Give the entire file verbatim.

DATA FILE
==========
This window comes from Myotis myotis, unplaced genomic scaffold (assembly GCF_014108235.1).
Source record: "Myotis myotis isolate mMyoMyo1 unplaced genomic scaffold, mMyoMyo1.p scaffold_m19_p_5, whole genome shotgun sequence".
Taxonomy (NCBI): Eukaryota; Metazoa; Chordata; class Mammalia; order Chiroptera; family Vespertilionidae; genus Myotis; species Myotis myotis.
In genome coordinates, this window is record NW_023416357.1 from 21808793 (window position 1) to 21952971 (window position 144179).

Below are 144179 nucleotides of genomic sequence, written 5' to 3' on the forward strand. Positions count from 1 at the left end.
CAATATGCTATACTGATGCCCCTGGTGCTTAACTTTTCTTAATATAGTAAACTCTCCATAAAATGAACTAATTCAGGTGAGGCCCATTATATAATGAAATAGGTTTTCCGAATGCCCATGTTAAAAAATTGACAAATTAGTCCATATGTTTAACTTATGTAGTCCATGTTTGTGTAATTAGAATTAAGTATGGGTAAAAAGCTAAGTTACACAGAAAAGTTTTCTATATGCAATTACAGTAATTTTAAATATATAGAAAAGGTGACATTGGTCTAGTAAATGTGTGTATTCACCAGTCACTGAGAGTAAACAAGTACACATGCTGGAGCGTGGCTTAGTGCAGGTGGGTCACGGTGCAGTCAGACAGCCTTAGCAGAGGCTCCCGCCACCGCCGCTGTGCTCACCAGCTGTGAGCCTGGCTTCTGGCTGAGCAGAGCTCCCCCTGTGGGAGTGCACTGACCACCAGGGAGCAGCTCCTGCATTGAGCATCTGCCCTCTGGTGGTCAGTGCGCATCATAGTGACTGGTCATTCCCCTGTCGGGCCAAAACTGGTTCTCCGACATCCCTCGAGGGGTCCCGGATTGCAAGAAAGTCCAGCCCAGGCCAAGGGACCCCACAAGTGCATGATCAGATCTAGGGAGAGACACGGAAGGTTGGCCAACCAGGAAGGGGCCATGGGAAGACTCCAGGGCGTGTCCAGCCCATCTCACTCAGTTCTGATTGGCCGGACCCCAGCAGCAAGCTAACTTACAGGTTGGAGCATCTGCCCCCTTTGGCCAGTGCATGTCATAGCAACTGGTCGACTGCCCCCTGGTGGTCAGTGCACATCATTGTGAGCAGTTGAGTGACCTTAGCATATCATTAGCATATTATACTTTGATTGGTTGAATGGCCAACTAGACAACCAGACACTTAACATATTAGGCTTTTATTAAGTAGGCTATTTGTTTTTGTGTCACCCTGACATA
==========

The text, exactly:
This window comes from Myotis myotis, unplaced genomic scaffold (assembly GCF_014108235.1).
Source record: "Myotis myotis isolate mMyoMyo1 unplaced genomic scaffold, mMyoMyo1.p scaffold_m19_p_5, whole genome shotgun sequence".
Taxonomy (NCBI): Eukaryota; Metazoa; Chordata; class Mammalia; order Chiroptera; family Vespertilionidae; genus Myotis; species Myotis myotis.
In genome coordinates, this window is record NW_023416357.1 from 21808793 (window position 1) to 21952971 (window position 144179).

Below are 144179 nucleotides of genomic sequence, written 5' to 3' on the forward strand. Positions count from 1 at the left end.
CAATATGCTATACTGATGCCCCTGGTGCTTAACTTTTCTTAATATAGTAAACTCTCCATAAAATGAACTAATTCAGGTGAGGCCCATTATATAATGAAATAGGTTTTCCGAATGCCCATGTTAAAAAATTGACAAATTAGTCCATATGTTTAACTTATGTAGTCCATGTTTGTGTAATTAGAATTAAGTATGGGTAAAAAGCTAAGTTACACAGAAAAGTTTTCTATATGCAATTACAGTAATTTTAAATATATAGAAAAGGTGACATTGGTCTAGTAAATGTGTGTATTCACCAGTCACTGAGAGTAAACAAGTACACATGCTGGAGCGTGGCTTAGTGCAGGTGGGTCACGGTGCAGTCAGACAGCCTTAGCAGAGGCTCCCGCCACCGCCGCTGTGCTCACCAGCTGTGAGCCTGGCTTCTGGCTGAGCAGAGCTCCCCCTGTGGGAGTGCACTGACCACCAGGGAGCAGCTCCTGCATTGAGCATCTGCCCTCTGGTGGTCAGTGCGCATCATAGTGACTGGTCATTCCCCTGTCGGGCCAAAACTGGTTCTCCGACATCCCTCGAGGGGTCCCGGATTGCAAGAAAGTCCAGCCCAGGCCAAGGGACCCCACAAGTGCATGATCAGATCTAGGGAGAGACACGGAAGGTTGGCCAACCAGGAAGGGGCCATGGGAAGACTCCAGGGCGTGTCCAGCCCATCTCACTCAGTTCTGATTGGCCGGACCCCAGCAGCAAGCTAACTTACAGGTTGGAGCATCTGCCCCCTTTGGCCAGTGCATGTCATAGCAACTGGTCGACTGCCCCCTGGTGGTCAGTGCACATCATTGTGAGCAGTTGAGTGACCTTAGCATATCATTAGCATATTATACTTTGATTGGTTGAATGGCCAACTAGACAACCAGACACTTAACATATTAGGCTTTTATTAAGTAGGCTATTTGTTTTTGTGTCACCCTGACATA